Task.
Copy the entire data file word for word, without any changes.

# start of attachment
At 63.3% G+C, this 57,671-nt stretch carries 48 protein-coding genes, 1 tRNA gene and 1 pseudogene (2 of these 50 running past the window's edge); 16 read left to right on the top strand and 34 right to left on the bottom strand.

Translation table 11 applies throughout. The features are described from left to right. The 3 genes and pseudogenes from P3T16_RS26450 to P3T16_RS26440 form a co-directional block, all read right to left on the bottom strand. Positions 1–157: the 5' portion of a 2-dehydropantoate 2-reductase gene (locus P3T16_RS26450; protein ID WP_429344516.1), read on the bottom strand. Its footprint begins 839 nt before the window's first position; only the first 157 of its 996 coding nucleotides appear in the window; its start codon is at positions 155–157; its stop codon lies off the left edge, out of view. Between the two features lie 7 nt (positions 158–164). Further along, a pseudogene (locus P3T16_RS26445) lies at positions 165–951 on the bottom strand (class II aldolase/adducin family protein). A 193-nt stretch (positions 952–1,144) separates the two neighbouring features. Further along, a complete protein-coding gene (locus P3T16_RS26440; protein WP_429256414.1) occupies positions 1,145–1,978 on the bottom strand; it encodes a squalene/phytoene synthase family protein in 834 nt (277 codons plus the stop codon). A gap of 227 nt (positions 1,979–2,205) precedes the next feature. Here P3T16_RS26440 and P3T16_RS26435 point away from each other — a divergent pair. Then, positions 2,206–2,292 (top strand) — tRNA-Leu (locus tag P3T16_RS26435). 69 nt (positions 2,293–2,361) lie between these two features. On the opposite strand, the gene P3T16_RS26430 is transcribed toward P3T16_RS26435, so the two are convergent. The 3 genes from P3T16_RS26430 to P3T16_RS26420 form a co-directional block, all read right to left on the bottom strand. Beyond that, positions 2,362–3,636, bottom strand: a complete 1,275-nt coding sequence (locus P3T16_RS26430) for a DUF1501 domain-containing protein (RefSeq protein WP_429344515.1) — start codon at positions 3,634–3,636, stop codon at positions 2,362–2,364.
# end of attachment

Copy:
At 63.3% G+C, this 57,671-nt stretch carries 48 protein-coding genes, 1 tRNA gene and 1 pseudogene (2 of these 50 running past the window's edge); 16 read left to right on the top strand and 34 right to left on the bottom strand.

Translation table 11 applies throughout. The features are described from left to right. The 3 genes and pseudogenes from P3T16_RS26450 to P3T16_RS26440 form a co-directional block, all read right to left on the bottom strand. Positions 1–157: the 5' portion of a 2-dehydropantoate 2-reductase gene (locus P3T16_RS26450; protein ID WP_429344516.1), read on the bottom strand. Its footprint begins 839 nt before the window's first position; only the first 157 of its 996 coding nucleotides appear in the window; its start codon is at positions 155–157; its stop codon lies off the left edge, out of view. Between the two features lie 7 nt (positions 158–164). Further along, a pseudogene (locus P3T16_RS26445) lies at positions 165–951 on the bottom strand (class II aldolase/adducin family protein). A 193-nt stretch (positions 952–1,144) separates the two neighbouring features. Further along, a complete protein-coding gene (locus P3T16_RS26440; protein WP_429256414.1) occupies positions 1,145–1,978 on the bottom strand; it encodes a squalene/phytoene synthase family protein in 834 nt (277 codons plus the stop codon). A gap of 227 nt (positions 1,979–2,205) precedes the next feature. Here P3T16_RS26440 and P3T16_RS26435 point away from each other — a divergent pair. Then, positions 2,206–2,292 (top strand) — tRNA-Leu (locus tag P3T16_RS26435). 69 nt (positions 2,293–2,361) lie between these two features. On the opposite strand, the gene P3T16_RS26430 is transcribed toward P3T16_RS26435, so the two are convergent. The 3 genes from P3T16_RS26430 to P3T16_RS26420 form a co-directional block, all read right to left on the bottom strand. Beyond that, positions 2,362–3,636, bottom strand: a complete 1,275-nt coding sequence (locus P3T16_RS26430) for a DUF1501 domain-containing protein (RefSeq protein WP_429344515.1) — start codon at positions 3,634–3,636, stop codon at positions 2,362–2,364.